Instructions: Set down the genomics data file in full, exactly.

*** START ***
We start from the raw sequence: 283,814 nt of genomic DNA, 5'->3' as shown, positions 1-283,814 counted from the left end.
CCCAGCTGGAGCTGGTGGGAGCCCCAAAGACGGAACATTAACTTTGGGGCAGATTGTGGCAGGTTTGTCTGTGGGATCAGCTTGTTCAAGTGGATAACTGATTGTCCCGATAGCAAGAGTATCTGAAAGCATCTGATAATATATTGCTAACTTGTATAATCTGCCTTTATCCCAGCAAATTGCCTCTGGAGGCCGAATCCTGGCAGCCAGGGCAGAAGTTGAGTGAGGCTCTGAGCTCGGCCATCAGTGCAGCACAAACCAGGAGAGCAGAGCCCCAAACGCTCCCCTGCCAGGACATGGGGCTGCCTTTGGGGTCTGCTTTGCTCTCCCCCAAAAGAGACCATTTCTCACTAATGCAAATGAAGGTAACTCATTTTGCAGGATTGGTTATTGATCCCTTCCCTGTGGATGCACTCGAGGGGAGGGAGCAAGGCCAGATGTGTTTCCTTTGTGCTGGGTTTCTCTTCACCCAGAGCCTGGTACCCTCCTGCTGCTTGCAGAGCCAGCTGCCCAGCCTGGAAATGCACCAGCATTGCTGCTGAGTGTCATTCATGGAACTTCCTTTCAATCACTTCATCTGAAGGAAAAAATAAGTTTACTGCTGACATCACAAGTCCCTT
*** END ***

We start from the raw sequence: 283,814 nt of genomic DNA, 5'->3' as shown, positions 1-283,814 counted from the left end.
CCCAGCTGGAGCTGGTGGGAGCCCCAAAGACGGAACATTAACTTTGGGGCAGATTGTGGCAGGTTTGTCTGTGGGATCAGCTTGTTCAAGTGGATAACTGATTGTCCCGATAGCAAGAGTATCTGAAAGCATCTGATAATATATTGCTAACTTGTATAATCTGCCTTTATCCCAGCAAATTGCCTCTGGAGGCCGAATCCTGGCAGCCAGGGCAGAAGTTGAGTGAGGCTCTGAGCTCGGCCATCAGTGCAGCACAAACCAGGAGAGCAGAGCCCCAAACGCTCCCCTGCCAGGACATGGGGCTGCCTTTGGGGTCTGCTTTGCTCTCCCCCAAAAGAGACCATTTCTCACTAATGCAAATGAAGGTAACTCATTTTGCAGGATTGGTTATTGATCCCTTCCCTGTGGATGCACTCGAGGGGAGGGAGCAAGGCCAGATGTGTTTCCTTTGTGCTGGGTTTCTCTTCACCCAGAGCCTGGTACCCTCCTGCTGCTTGCAGAGCCAGCTGCCCAGCCTGGAAATGCACCAGCATTGCTGCTGAGTGTCATTCATGGAACTTCCTTTCAATCACTTCATCTGAAGGAAAAAATAAGTTTACTGCTGACATCACAAGTCCCTT